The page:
But the biggest powertrain surprise, for me, was the on gearbox front. Another staple of Nissan cars, the CVT has been their ever present choice in their non sporty cars. While inarguably one of the best choices for city life, they can sometimes fail to deliver on the engagement and feedback departments. Not here – it is extremely good, and I’m not exaggerating: it got quite a few people fooled into thinking this was a dual clutch. It simulates shifts between the 7 “gears” and even has a different than CVT-usual behaviour at take off, enough to leave those old preconceptions behind. It is indeed the best of both worlds: you get all the comfort and convenience during city driving, without the droning and rubber banding when going for a pass on the highway. If CVTs were like this from the get-go, people would never have had an issue with them. 

A few hours of driving later, we made our way into the accommodation with a very early start the next day. Before the sunrise, we were already on the bus, making our way to the river, with our barrels loaded with gear and ready to go. A quick refresher and a safety briefing out of the way, and onto the canoes we went. Almost 30km of paddling later, we reached John Coull Hut, our stop for the night. I’m usually a night owl (blame videogames and YouTube for that), but in days like these I like to go to sleep earlier to make the most out of the next day.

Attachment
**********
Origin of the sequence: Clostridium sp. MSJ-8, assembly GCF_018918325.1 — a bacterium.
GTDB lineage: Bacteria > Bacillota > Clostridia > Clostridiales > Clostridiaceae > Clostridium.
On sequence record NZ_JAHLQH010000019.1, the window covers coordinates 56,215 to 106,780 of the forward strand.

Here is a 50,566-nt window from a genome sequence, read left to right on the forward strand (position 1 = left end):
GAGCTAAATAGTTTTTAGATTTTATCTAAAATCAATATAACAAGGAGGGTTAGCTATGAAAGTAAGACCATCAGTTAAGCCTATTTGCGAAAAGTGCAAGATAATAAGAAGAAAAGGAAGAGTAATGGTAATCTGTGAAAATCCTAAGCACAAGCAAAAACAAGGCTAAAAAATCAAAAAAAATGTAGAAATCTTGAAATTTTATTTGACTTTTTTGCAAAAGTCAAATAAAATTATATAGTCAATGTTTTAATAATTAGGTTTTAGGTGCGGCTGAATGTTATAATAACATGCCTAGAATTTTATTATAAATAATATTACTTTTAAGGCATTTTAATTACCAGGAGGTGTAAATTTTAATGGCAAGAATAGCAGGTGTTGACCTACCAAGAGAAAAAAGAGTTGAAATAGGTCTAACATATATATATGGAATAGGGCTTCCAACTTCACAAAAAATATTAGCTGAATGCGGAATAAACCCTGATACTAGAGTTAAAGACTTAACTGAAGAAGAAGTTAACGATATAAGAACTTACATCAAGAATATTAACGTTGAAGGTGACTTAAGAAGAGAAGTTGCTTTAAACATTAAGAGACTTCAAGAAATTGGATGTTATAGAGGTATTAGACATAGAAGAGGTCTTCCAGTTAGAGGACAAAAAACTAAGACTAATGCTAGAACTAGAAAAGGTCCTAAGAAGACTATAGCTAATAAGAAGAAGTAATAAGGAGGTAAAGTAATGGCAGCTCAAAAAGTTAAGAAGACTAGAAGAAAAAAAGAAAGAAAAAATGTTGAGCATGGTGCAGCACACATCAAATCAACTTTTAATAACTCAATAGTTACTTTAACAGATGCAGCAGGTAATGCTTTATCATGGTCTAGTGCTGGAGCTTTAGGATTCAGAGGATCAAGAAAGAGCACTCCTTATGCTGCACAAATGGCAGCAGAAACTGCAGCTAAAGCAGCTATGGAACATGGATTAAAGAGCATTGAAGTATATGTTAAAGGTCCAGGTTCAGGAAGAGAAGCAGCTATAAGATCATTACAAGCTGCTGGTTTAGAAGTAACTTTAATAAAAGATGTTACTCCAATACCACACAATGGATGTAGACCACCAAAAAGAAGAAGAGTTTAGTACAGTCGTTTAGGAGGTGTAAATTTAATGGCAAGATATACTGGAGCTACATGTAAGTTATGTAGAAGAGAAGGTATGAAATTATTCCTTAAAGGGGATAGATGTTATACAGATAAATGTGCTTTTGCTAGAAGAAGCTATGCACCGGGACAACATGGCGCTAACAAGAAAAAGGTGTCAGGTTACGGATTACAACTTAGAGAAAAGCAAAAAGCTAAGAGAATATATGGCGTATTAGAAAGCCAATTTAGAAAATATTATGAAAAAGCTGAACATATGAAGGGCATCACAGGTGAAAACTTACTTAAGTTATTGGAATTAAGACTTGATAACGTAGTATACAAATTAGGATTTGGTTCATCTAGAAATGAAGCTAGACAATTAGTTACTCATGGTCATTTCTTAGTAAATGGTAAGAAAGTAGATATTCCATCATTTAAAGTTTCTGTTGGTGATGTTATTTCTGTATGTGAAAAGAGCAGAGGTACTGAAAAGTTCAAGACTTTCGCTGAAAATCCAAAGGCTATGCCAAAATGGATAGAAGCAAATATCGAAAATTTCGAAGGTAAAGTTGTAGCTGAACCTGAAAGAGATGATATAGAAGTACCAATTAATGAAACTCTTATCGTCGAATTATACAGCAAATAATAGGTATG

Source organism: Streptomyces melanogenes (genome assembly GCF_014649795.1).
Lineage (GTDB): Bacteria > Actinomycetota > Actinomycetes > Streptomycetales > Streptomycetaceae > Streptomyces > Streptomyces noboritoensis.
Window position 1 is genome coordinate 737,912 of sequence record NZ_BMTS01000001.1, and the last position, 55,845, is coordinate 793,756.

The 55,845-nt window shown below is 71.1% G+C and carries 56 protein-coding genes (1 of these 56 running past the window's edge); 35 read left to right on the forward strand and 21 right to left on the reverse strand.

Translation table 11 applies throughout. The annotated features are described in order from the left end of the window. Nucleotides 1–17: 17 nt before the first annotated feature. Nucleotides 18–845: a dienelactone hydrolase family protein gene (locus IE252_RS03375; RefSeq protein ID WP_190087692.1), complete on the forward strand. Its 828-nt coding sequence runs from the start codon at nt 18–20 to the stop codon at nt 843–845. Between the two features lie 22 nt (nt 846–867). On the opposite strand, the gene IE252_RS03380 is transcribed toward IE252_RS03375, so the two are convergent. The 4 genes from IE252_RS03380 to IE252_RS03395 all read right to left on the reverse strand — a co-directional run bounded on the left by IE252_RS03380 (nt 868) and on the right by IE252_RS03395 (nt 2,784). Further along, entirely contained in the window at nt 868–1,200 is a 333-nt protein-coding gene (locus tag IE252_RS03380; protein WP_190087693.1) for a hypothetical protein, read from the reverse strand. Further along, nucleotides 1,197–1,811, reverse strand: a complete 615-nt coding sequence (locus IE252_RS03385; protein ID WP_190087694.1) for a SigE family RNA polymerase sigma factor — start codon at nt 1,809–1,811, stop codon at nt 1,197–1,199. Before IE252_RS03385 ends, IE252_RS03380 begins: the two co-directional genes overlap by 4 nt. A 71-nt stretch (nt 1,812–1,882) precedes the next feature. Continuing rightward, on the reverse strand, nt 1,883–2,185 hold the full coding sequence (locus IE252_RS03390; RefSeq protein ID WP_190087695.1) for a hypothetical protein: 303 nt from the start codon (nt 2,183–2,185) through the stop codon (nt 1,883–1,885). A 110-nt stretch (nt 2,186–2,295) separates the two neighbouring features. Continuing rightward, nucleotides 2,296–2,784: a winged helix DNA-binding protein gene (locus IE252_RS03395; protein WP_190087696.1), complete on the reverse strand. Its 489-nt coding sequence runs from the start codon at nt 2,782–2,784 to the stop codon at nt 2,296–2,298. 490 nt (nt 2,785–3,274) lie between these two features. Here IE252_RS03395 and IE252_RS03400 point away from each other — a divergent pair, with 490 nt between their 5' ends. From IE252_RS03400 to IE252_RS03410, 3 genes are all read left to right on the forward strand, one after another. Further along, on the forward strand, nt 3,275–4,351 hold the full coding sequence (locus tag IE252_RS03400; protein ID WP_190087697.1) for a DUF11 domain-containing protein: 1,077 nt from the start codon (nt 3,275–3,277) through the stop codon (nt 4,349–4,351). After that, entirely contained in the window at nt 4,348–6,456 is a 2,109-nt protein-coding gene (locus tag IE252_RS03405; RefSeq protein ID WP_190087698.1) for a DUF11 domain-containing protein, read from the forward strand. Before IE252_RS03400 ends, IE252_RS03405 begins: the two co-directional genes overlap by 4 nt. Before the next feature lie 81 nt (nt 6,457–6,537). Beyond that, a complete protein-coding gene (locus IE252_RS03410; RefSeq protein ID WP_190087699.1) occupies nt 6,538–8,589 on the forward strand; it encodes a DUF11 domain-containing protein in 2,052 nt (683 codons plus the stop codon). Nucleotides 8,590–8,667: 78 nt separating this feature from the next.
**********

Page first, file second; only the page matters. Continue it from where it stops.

So that’s exactly what we did – by 7:30 the next morning, we were fed and washing our faces in the river, ready for the next 30km, departing from the hut and paddling down river. With a few stops to prepare our lunch, a bathroom break and some waterfall spotting, we kept progressing through the 130 rapids with skill and grace (or so I keep telling myself) and were ready for our next stop.